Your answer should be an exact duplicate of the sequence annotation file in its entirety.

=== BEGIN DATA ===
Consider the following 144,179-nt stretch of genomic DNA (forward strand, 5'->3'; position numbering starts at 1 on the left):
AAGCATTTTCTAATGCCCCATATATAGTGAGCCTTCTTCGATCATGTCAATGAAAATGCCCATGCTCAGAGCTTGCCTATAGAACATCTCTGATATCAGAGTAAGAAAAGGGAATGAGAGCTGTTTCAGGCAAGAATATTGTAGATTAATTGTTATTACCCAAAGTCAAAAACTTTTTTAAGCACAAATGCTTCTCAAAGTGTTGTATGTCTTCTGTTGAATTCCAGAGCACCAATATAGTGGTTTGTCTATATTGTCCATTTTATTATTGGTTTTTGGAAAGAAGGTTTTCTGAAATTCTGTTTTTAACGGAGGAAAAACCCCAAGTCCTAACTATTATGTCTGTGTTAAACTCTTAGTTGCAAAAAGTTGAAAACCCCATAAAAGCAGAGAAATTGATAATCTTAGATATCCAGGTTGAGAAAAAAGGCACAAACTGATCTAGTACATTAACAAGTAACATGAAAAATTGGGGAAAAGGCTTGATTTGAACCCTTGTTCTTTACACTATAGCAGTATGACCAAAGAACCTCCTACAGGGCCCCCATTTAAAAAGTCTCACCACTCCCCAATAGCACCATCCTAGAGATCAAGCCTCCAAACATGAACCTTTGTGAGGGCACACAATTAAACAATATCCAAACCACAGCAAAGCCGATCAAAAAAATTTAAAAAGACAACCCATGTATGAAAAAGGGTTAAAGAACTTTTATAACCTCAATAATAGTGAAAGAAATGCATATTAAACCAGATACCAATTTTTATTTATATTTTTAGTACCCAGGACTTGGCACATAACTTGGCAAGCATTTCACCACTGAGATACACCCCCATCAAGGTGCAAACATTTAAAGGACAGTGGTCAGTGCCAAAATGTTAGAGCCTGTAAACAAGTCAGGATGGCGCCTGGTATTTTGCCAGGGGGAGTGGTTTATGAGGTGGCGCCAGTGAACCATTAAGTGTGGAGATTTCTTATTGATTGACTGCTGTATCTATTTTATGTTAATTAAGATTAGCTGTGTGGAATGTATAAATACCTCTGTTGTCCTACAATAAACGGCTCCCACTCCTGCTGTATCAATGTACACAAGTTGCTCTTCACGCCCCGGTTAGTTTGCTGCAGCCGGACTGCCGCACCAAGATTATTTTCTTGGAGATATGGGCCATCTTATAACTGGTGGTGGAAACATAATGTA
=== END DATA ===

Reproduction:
Consider the following 144,179-nt stretch of genomic DNA (forward strand, 5'->3'; position numbering starts at 1 on the left):
AAGCATTTTCTAATGCCCCATATATAGTGAGCCTTCTTCGATCATGTCAATGAAAATGCCCATGCTCAGAGCTTGCCTATAGAACATCTCTGATATCAGAGTAAGAAAAGGGAATGAGAGCTGTTTCAGGCAAGAATATTGTAGATTAATTGTTATTACCCAAAGTCAAAAACTTTTTTAAGCACAAATGCTTCTCAAAGTGTTGTATGTCTTCTGTTGAATTCCAGAGCACCAATATAGTGGTTTGTCTATATTGTCCATTTTATTATTGGTTTTTGGAAAGAAGGTTTTCTGAAATTCTGTTTTTAACGGAGGAAAAACCCCAAGTCCTAACTATTATGTCTGTGTTAAACTCTTAGTTGCAAAAAGTTGAAAACCCCATAAAAGCAGAGAAATTGATAATCTTAGATATCCAGGTTGAGAAAAAAGGCACAAACTGATCTAGTACATTAACAAGTAACATGAAAAATTGGGGAAAAGGCTTGATTTGAACCCTTGTTCTTTACACTATAGCAGTATGACCAAAGAACCTCCTACAGGGCCCCCATTTAAAAAGTCTCACCACTCCCCAATAGCACCATCCTAGAGATCAAGCCTCCAAACATGAACCTTTGTGAGGGCACACAATTAAACAATATCCAAACCACAGCAAAGCCGATCAAAAAAATTTAAAAAGACAACCCATGTATGAAAAAGGGTTAAAGAACTTTTATAACCTCAATAATAGTGAAAGAAATGCATATTAAACCAGATACCAATTTTTATTTATATTTTTAGTACCCAGGACTTGGCACATAACTTGGCAAGCATTTCACCACTGAGATACACCCCCATCAAGGTGCAAACATTTAAAGGACAGTGGTCAGTGCCAAAATGTTAGAGCCTGTAAACAAGTCAGGATGGCGCCTGGTATTTTGCCAGGGGGAGTGGTTTATGAGGTGGCGCCAGTGAACCATTAAGTGTGGAGATTTCTTATTGATTGACTGCTGTATCTATTTTATGTTAATTAAGATTAGCTGTGTGGAATGTATAAATACCTCTGTTGTCCTACAATAAACGGCTCCCACTCCTGCTGTATCAATGTACACAAGTTGCTCTTCACGCCCCGGTTAGTTTGCTGCAGCCGGACTGCCGCACCAAGATTATTTTCTTGGAGATATGGGCCATCTTATAACTGGTGGTGGAAACATAATGTA